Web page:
Part of this has to do with genetics, what kind of natural state your body is in, your personality and things like that.  What we want to discuss is the similarities of all these molecules and how they might predispose you to having physiological anxiety.  Below is an illustration of these different compounds so you can get a better grasp of this. 

Figure 6.13, [Synthesis of histamine and serotonin...]. - Neuroscience - NCBI Bookshelf

You can see even in the names of these amines that there are similarities like dopamine and histamine. The others don't have that same structure in their name but the physical structure of the molecule are similar.

You can see the similarity between dopamine norepinephrine and epinephrine. They are all similar shape all very stimulating to the central nervous system. They all can cause someone to have more anxiety when there are more of them around.  In the molecular structure you will notice the hydroxyl group (-OH molecule) on each is in a slightly different place on each. You can see the change in structure from dopamine and norepinephrine.  We will discuss the breakdown below but I also wanted to look at the shape of the other molecules.

With serotonin and histamine there are similarities but a difference in the overall ring structure compared to dopamine and epinephrine.  The difference from serotonin and histamine is an added ring.  The amines overall have similarities in their shape.  As a result there are similarities in how they are eliminated from your body. 

Two enzymes that do the bulk of eliminating the amines are COMT and MAO (both A and B). Now there are multiple steps and variations for each amines to be completely eliminated from the body.  It's not just a single step to get these changed and eliminated.  Often times there are three, four and even five steps to get them completely changed and eliminated.  Still MAO and the COMT are common denominators for the elimination of these molecules.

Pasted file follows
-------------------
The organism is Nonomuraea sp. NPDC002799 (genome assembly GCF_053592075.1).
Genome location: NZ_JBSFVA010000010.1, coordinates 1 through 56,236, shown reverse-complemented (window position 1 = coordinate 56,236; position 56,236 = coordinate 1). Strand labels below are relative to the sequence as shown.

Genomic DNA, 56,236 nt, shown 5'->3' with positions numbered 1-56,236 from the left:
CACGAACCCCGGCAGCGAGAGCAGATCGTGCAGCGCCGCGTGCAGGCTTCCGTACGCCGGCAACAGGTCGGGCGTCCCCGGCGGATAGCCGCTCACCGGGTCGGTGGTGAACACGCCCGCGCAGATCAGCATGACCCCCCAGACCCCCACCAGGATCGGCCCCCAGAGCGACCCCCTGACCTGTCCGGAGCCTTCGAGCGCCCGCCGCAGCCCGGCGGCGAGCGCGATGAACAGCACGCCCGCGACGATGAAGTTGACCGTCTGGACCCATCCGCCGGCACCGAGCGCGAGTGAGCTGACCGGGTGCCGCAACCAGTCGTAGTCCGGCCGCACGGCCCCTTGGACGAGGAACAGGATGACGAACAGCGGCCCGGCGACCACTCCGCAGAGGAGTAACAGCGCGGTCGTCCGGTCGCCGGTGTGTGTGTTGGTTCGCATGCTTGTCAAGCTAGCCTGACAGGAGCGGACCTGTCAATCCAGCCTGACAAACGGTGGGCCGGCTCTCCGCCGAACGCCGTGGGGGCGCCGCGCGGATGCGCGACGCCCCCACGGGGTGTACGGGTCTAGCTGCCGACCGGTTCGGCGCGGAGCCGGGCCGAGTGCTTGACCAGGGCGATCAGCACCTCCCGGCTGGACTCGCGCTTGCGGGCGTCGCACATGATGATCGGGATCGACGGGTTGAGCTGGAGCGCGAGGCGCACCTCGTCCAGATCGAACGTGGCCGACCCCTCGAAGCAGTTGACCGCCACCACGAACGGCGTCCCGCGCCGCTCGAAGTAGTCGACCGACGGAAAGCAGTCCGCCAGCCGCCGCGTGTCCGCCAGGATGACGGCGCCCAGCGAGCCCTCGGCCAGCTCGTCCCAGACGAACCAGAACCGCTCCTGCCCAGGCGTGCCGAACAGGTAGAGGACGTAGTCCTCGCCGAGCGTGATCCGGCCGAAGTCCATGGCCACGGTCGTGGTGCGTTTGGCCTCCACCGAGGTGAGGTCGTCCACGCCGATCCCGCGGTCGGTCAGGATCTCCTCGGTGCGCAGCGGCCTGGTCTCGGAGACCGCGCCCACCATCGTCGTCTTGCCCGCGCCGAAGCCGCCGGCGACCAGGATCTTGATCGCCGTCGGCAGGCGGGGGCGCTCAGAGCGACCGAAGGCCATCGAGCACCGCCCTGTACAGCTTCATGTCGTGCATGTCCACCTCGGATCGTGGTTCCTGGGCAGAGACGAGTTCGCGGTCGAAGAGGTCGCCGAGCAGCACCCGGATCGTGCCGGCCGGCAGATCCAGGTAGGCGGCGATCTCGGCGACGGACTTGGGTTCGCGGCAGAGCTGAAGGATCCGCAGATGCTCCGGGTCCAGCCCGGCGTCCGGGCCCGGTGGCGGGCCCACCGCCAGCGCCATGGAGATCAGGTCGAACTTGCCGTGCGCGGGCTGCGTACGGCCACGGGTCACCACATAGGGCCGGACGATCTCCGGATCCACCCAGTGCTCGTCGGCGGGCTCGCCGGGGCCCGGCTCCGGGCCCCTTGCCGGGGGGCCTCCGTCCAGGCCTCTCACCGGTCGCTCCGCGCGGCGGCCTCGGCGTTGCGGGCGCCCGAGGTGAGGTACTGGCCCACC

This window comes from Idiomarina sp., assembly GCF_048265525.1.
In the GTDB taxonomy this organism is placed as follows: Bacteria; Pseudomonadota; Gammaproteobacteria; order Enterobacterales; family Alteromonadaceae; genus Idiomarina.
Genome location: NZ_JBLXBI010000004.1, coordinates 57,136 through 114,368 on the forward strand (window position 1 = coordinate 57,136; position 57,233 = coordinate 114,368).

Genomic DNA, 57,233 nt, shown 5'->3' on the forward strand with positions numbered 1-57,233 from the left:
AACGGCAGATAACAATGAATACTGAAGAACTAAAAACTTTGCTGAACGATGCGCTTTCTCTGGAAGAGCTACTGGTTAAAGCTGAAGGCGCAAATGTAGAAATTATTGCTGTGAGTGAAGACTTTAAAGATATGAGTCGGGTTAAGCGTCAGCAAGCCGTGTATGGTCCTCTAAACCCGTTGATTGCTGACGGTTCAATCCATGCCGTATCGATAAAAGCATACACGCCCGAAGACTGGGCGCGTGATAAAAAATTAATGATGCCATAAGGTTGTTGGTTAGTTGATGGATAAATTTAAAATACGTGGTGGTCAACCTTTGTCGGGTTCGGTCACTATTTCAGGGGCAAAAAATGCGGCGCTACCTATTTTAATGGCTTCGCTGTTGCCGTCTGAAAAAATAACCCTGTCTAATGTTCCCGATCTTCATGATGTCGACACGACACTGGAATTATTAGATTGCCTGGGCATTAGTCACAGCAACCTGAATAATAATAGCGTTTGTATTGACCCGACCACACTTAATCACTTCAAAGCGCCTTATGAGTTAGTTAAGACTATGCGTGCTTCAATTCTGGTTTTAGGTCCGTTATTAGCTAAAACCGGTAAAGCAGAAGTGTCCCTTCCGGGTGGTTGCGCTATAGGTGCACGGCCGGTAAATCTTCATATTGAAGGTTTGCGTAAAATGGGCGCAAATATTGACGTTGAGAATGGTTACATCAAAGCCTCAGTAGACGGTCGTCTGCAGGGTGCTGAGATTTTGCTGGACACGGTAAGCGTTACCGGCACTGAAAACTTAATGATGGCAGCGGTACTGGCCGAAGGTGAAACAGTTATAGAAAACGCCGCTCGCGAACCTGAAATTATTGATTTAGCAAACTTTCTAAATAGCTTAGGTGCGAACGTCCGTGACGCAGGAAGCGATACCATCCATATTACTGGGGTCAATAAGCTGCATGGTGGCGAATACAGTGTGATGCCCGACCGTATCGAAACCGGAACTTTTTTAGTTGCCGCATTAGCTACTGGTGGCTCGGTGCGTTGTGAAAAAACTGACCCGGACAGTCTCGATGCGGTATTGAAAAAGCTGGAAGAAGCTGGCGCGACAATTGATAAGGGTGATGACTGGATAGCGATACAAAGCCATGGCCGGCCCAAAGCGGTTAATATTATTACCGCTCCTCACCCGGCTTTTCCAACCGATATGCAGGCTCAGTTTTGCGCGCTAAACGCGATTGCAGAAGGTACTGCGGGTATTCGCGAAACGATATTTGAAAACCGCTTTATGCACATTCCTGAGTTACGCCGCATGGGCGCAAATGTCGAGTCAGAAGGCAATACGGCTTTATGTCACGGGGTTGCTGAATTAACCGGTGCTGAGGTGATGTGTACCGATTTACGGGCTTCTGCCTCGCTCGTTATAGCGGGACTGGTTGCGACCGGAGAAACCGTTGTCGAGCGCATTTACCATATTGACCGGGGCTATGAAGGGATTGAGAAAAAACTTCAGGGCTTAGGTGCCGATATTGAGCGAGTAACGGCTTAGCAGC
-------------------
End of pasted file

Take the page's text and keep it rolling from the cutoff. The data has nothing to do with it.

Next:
Both of these enzymes do have genetic variances in them. These variances can lead someone to have a higher amount of amines circulating in their body at any given time.  When you have these genetic alteration leading to higher amines, simple thing can more easily push you into an anxious state.

Still if you do have an alteration in your COMT gene, it does not mean you will have anxiety.  It does means you are more physiologically predisposed to getting anxious but it doesn't automatically mean you have anxiety.  Sometimes you can have a problems with how much of these amines your body makes in addition to how you break them down and eliminate them.

There are other nutritional and genetic reasons that can influencing this too. So you can't always just assume that a genetic alteration in these enzymes will lead to an anxiety. Potentially even a bigger issue is with alterations in the receptors and how all of these molecules fit into the receptors, whether or not those receptors are working properly.  This can have an even more dramatic effect on the whether or not you're feeling anxious or not. In the same way, higher levels of these molecules can influence your state of mind at any given time. 

Clinically we do find it helpful to understand what genetic SNPs our patients have, so we can see what their predispositions are.  With this understanding, we can optimize the breakdown process.  Shifting their biochemistry in a favorable way away from anxiety can be very helpful for some people .  In the next article in the series we will discuss the three other physiological causes of anxiety. 

If you want a customized plan to find physiological cause for anxiety and reduce your tendency for anxiety, click on the link below to get started.